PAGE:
Quotation Marks

Quotation marks – made easy!


Follow these simple rules for using quotation marks and you won’t go far wrong.

Angela, a regular reader on this site, asked me about using quotation marks for direct speech. I’m glad she did because it can be a bit confusing! For example, do you put other punctuation inside or outside the inverted commas? And should you use single or double quotes?


Tip #1: For each new speaker, use a new paragraph

‘I love you,’ said Annie.


‘I love you too,’ said Pete.

Annie went to the window and said: ‘It’s going to snow.’


Tip #2: Put a comma or colon before the quoted speech

In the last line of the example above, the speech is preceded by a colon. You could also use a comma.



Tip #3: Use a capital letter at the beginning of the quoted speech, even if it isn’t the start of a sentence

In the same example, the first letter of ‘It’s going…’ is capitalised.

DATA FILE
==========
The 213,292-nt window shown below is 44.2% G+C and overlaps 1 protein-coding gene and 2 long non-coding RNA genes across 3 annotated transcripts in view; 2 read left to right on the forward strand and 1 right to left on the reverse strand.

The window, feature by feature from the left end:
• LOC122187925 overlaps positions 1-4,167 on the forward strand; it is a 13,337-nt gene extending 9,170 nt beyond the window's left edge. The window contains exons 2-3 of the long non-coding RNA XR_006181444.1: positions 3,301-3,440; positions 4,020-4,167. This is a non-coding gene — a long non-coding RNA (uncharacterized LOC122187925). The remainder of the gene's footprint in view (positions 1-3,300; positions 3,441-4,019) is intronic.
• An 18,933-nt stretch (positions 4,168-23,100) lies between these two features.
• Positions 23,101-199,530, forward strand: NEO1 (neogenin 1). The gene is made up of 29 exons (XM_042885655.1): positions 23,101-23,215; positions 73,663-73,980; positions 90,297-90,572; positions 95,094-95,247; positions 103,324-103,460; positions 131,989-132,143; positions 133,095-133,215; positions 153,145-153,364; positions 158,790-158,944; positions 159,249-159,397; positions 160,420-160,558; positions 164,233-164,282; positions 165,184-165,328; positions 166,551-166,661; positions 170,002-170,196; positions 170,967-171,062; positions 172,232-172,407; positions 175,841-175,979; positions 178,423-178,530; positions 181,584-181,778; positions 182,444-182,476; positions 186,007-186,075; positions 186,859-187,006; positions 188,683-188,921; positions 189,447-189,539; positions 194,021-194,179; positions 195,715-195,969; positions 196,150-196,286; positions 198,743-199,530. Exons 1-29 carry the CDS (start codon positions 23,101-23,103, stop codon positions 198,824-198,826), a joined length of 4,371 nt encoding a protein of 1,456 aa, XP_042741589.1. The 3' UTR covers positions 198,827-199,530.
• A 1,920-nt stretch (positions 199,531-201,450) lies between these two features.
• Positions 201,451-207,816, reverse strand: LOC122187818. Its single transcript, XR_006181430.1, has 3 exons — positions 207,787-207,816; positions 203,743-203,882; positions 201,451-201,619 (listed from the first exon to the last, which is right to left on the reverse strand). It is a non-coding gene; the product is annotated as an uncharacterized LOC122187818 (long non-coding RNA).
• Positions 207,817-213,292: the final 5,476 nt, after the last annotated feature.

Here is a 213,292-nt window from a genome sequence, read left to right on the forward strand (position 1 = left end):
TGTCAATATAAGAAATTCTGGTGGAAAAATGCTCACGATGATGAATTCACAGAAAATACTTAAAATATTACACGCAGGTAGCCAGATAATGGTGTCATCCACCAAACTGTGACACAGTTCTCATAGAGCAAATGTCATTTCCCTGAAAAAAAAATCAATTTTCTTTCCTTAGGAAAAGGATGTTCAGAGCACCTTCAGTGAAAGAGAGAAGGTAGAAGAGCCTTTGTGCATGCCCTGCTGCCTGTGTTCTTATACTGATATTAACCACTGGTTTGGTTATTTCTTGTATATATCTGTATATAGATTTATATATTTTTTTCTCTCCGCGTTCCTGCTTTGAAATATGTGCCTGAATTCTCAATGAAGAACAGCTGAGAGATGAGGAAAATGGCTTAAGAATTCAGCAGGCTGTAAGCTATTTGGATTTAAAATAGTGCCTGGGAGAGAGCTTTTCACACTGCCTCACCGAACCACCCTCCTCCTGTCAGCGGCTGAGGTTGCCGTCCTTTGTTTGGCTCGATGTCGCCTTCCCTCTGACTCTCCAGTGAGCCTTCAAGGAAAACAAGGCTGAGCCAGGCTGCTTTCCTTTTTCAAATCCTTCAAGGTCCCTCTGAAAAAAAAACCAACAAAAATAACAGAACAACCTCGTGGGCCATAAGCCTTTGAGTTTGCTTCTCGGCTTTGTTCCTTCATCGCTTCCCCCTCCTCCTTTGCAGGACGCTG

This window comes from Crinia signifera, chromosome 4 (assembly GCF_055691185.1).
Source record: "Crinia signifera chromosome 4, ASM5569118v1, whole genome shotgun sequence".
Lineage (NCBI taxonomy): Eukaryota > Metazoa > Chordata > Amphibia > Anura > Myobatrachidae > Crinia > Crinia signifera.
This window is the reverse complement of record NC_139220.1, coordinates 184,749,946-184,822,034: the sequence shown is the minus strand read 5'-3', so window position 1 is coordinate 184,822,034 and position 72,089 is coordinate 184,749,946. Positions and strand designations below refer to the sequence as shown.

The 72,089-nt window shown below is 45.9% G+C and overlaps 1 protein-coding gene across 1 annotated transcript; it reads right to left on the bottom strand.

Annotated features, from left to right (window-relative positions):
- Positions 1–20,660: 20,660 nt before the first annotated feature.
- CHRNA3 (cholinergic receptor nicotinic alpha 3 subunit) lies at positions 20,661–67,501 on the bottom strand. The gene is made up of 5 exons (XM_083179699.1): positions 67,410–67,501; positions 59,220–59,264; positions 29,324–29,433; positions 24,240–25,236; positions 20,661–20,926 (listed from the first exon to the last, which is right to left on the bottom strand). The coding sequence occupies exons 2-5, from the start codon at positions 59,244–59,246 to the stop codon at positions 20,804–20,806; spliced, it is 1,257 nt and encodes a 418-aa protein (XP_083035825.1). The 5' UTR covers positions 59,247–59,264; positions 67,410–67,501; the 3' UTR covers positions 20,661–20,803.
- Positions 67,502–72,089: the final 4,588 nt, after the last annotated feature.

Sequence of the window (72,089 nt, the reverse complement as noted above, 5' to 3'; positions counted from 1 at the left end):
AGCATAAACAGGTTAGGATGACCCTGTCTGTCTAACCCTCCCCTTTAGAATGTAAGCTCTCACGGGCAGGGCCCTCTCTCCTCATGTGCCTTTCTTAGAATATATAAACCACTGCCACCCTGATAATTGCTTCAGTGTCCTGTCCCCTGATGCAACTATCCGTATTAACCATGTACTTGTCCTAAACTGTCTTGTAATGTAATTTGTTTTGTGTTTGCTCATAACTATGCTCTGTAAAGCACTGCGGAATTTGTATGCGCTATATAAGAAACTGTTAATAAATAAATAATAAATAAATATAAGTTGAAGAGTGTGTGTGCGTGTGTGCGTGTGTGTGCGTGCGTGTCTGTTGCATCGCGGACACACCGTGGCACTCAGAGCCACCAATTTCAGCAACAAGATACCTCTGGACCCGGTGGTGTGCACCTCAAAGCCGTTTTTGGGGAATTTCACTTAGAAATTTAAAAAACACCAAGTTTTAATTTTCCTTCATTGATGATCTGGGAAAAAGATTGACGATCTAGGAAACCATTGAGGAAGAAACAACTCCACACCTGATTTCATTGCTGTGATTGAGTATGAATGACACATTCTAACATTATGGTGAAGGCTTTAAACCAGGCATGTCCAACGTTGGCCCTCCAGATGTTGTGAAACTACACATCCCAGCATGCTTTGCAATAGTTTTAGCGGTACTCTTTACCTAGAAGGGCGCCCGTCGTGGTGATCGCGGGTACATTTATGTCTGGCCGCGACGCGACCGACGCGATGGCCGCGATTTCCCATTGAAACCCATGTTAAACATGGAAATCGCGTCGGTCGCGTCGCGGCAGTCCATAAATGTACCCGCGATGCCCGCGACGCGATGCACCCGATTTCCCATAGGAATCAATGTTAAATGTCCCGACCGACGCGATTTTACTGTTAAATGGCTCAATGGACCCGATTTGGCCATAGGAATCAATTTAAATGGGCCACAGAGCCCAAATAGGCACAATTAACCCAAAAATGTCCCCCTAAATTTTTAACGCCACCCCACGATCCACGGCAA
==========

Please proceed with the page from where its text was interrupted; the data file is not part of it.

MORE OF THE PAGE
Tip #4: Usually the speech ends with punctuation inside the quotes

This might be a comma, full stop, question mark or exclamation mark. For example:


‘Do you love me?’ asked Annie.

‘Of course I do!’ exclaimed Pete.


You can also use a dash (for interruption) or three dots (for trailing off):

‘Do you – ‘

‘What are you asking me now? Do I…’


Tip #5: If you use single quotation marks, use double inverted commas for quotes within quotes, and vice versa.

It doesn’t really matter if you use single or double quotes. So either of these are correct:


‘I was crying because Pete said, “I have never loved you!”‘


“I was crying because Pete said, ‘I have never loved you!'”


Tip #6: Don’t use inverted commas for reported speech

Pete said, ‘I love chips.’ (Direct speech)


Pete said he loved chips. (Reported speech)

Leave a Reply




%d bloggers like this: